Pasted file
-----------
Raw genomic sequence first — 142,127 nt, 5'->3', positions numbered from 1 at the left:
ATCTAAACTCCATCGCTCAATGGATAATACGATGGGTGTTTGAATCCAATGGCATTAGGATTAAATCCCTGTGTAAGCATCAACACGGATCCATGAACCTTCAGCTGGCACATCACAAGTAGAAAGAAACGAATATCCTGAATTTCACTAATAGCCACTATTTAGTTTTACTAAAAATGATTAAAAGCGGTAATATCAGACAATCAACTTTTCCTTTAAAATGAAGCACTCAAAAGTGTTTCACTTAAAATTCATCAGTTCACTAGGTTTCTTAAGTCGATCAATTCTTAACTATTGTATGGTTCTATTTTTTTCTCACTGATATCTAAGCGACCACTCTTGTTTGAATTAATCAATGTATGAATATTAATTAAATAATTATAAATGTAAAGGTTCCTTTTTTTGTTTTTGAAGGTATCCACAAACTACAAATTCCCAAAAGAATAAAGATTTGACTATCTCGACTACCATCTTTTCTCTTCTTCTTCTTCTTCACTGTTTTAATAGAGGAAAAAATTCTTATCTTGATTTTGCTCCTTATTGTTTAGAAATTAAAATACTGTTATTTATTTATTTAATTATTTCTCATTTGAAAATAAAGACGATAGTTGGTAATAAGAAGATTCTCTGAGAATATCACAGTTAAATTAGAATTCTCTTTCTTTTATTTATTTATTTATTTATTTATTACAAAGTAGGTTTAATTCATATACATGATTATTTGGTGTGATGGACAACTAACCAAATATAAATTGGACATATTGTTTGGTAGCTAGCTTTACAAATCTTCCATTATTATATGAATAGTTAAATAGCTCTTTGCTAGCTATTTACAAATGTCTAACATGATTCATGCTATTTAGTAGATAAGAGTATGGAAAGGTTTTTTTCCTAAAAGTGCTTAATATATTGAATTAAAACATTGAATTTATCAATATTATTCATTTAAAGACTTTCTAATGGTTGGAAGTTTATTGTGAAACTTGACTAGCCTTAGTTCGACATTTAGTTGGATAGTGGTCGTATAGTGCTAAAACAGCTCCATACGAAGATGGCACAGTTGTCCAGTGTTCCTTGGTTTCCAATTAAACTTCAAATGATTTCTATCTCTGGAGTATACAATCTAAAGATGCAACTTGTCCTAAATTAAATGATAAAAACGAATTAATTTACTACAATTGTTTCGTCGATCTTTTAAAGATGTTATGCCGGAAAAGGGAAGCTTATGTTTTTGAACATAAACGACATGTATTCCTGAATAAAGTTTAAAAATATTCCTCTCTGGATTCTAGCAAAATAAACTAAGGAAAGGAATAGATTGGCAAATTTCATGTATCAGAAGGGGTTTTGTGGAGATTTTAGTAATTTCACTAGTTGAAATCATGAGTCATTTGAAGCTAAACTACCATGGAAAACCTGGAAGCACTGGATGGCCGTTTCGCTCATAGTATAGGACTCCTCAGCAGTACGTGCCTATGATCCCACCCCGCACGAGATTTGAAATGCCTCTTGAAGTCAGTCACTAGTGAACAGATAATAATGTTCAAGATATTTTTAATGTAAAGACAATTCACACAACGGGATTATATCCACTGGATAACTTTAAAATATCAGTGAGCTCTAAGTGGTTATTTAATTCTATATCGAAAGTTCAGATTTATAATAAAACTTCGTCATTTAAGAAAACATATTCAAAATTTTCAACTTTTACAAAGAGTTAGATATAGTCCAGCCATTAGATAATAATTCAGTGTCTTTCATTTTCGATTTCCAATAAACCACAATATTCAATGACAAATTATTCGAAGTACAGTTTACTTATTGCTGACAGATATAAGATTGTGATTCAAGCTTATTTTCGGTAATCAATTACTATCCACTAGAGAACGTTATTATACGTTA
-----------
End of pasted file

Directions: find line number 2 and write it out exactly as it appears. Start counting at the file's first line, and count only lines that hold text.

ATCTAAACTCCATCGCTCAATGGATAATACGATGGGTGTTTGAATCCAATGGCATTAGGATTAAATCCCTGTGTAAGCATCAACACGGATCCATGAACCTTCAGCTGGCACATCACAAGTAGAAAGAAACGAATATCCTGAATTTCACTAATAGCCACTATTTAGTTTTACTAAAAATGATTAAAAGCGGTAATATCAGACAATCAACTTTTCCTTTAAAATGAAGCACTCAAAAGTGTTTCACTTAAAATTCATCAGTTCACTAGGTTTCTTAAGTCGATCAATTCTTAACTATTGTATGGTTCTATTTTTTTCTCACTGATATCTAAGCGACCACTCTTGTTTGAATTAATCAATGTATGAATATTAATTAAATAATTATAAATGTAAAGGTTCCTTTTTTTGTTTTTGAAGGTATCCACAAACTACAAATTCCCAAAAGAATAAAGATTTGACTATCTCGACTACCATCTTTTCTCTTCTTCTTCTTCTTCACTGTTTTAATAGAGGAAAAAATTCTTATCTTGATTTTGCTCCTTATTGTTTAGAAATTAAAATACTGTTATTTATTTATTTAATTATTTCTCATTTGAAAATAAAGACGATAGTTGGTAATAAGAAGATTCTCTGAGAATATCACAGTTAAATTAGAATTCTCTTTCTTTTATTTATTTATTTATTTATTTATTACAAAGTAGGTTTAATTCATATACATGATTATTTGGTGTGATGGACAACTAACCAAATATAAATTGGACATATTGTTTGGTAGCTAGCTTTACAAATCTTCCATTATTATATGAATAGTTAAATAGCTCTTTGCTAGCTATTTACAAATGTCTAACATGATTCATGCTATTTAGTAGATAAGAGTATGGAAAGGTTTTTTTCCTAAAAGTGCTTAATATATTGAATTAAAACATTGAATTTATCAATATTATTCATTTAAAGACTTTCTAATGGTTGGAAGTTTATTGTGAAACTTGACTAGCCTTAGTTCGACATTTAGTTGGATAGTGGTCGTATAGTGCTAAAACAGCTCCATACGAAGATGGCACAGTTGTCCAGTGTTCCTTGGTTTCCAATTAAACTTCAAATGATTTCTATCTCTGGAGTATACAATCTAAAGATGCAACTTGTCCTAAATTAAATGATAAAAACGAATTAATTTACTACAATTGTTTCGTCGATCTTTTAAAGATGTTATGCCGGAAAAGGGAAGCTTATGTTTTTGAACATAAACGACATGTATTCCTGAATAAAGTTTAAAAATATTCCTCTCTGGATTCTAGCAAAATAAACTAAGGAAAGGAATAGATTGGCAAATTTCATGTATCAGAAGGGGTTTTGTGGAGATTTTAGTAATTTCACTAGTTGAAATCATGAGTCATTTGAAGCTAAACTACCATGGAAAACCTGGAAGCACTGGATGGCCGTTTCGCTCATAGTATAGGACTCCTCAGCAGTACGTGCCTATGATCCCACCCCGCACGAGATTTGAAATGCCTCTTGAAGTCAGTCACTAGTGAACAGATAATAATGTTCAAGATATTTTTAATGTAAAGACAATTCACACAACGGGATTATATCCACTGGATAACTTTAAAATATCAGTGAGCTCTAAGTGGTTATTTAATTCTATATCGAAAGTTCAGATTTATAATAAAACTTCGTCATTTAAGAAAACATATTCAAAATTTTCAACTTTTACAAAGAGTTAGATATAGTCCAGCCATTAGATAATAATTCAGTGTCTTTCATTTTCGATTTCCAATAAACCACAATATTCAATGACAAATTATTCGAAGTACAGTTTACTTATTGCTGACAGATATAAGATTGTGATTCAAGCTTATTTTCGGTAATCAATTACTATCCACTAGAGAACGTTATTATACGTTA